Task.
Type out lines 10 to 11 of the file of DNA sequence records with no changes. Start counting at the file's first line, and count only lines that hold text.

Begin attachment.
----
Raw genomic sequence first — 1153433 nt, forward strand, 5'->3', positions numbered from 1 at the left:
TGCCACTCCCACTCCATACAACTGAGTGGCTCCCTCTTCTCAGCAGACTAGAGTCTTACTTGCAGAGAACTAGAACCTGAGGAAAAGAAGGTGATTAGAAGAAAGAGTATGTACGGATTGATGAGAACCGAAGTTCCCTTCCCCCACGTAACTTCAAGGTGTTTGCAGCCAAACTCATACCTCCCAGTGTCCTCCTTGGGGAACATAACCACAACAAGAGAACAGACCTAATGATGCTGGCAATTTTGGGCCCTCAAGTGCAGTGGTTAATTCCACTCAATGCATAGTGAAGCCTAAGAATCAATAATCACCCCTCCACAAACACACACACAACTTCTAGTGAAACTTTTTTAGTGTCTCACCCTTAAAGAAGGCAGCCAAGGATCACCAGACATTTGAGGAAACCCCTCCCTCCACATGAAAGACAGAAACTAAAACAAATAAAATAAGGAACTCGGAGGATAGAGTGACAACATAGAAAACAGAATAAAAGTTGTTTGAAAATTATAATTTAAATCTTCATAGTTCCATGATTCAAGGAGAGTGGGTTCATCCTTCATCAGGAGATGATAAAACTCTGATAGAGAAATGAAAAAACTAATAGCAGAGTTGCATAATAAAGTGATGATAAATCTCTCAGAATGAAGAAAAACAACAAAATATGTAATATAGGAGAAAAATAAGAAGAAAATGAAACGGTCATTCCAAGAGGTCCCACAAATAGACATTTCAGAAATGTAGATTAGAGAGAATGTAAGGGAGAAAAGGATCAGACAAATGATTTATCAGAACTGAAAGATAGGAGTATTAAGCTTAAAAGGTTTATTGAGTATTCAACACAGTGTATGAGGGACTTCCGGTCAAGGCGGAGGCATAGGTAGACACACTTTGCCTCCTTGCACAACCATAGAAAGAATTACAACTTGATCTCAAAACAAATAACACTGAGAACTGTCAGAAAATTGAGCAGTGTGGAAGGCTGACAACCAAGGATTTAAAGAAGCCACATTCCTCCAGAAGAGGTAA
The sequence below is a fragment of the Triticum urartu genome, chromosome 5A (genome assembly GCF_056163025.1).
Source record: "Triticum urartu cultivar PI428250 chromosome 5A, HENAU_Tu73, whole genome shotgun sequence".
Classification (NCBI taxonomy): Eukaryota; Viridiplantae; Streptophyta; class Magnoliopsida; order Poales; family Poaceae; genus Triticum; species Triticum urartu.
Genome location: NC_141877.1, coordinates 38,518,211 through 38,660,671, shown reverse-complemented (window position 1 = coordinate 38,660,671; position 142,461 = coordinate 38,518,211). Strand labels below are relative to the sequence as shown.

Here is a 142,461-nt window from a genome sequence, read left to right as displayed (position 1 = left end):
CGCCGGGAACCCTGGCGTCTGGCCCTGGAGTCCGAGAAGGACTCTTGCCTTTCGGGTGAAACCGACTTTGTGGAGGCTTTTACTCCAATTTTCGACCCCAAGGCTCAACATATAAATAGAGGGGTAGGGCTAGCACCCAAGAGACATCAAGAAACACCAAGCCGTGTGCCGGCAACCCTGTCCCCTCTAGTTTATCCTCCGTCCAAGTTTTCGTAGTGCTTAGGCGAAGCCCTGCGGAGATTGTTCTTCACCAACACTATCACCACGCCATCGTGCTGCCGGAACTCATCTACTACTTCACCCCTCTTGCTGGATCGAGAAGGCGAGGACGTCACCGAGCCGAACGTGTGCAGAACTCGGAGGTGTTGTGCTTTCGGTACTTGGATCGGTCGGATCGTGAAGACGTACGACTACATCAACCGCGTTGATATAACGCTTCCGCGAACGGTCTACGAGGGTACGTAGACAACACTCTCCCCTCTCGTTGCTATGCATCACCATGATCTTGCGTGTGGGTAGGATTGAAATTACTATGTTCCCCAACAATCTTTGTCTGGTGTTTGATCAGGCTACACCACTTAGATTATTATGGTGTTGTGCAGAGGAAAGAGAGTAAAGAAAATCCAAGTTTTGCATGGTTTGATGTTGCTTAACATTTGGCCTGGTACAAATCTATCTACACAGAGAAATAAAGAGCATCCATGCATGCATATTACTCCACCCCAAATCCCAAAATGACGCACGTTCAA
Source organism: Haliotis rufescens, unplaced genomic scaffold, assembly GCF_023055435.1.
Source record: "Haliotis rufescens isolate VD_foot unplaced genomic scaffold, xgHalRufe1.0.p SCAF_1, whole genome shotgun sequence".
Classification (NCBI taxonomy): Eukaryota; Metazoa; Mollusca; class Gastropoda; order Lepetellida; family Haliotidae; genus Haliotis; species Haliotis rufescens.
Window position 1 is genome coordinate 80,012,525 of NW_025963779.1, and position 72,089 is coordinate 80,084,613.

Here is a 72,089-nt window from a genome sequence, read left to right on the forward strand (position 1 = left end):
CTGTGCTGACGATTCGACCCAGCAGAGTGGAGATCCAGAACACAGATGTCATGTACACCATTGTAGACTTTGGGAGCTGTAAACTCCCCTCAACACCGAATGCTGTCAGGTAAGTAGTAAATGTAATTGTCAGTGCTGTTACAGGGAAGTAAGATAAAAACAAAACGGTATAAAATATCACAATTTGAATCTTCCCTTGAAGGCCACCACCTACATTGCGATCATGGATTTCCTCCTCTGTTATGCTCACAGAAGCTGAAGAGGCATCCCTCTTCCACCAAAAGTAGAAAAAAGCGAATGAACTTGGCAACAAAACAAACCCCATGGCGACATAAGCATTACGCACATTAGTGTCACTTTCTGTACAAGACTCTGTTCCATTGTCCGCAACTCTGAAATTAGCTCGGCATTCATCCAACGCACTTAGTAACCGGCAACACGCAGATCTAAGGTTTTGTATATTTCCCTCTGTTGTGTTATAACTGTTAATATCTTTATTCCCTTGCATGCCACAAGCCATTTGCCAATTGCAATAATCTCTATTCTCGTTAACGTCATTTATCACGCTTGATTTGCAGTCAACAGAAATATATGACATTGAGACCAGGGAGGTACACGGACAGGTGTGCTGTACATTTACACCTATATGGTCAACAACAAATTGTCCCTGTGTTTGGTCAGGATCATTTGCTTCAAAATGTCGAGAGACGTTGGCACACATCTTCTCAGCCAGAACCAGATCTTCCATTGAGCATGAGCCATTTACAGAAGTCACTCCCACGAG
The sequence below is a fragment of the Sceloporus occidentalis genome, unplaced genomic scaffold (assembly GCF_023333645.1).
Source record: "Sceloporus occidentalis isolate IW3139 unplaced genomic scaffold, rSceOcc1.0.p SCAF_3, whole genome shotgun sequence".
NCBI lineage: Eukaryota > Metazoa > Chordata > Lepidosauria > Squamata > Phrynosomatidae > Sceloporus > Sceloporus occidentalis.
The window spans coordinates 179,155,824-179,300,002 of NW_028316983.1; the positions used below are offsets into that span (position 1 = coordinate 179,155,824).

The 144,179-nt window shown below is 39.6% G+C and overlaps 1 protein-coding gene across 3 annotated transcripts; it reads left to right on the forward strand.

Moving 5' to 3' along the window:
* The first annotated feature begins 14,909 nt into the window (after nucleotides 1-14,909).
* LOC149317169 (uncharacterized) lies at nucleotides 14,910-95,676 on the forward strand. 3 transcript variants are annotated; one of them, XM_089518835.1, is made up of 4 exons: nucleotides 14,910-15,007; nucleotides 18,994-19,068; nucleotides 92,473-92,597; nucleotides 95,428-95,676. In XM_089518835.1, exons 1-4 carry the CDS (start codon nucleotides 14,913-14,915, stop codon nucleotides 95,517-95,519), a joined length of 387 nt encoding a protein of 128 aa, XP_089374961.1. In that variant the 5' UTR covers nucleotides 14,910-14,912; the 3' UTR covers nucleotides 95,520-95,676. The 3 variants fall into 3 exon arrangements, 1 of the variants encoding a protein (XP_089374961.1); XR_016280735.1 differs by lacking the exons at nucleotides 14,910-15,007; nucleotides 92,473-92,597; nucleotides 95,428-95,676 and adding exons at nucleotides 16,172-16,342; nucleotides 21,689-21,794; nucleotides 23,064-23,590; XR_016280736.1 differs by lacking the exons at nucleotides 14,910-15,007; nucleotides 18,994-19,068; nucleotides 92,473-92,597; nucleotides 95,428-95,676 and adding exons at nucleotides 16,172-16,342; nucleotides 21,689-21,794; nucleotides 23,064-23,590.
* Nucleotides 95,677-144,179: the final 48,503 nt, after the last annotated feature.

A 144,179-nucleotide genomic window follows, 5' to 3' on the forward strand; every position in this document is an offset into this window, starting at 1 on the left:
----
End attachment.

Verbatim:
Source record: "Haliotis rufescens isolate VD_foot unplaced genomic scaffold, xgHalRufe1.0.p SCAF_1, whole genome shotgun sequence".
Classification (NCBI taxonomy): Eukaryota; Metazoa; Mollusca; class Gastropoda; order Lepetellida; family Haliotidae; genus Haliotis; species Haliotis rufescens.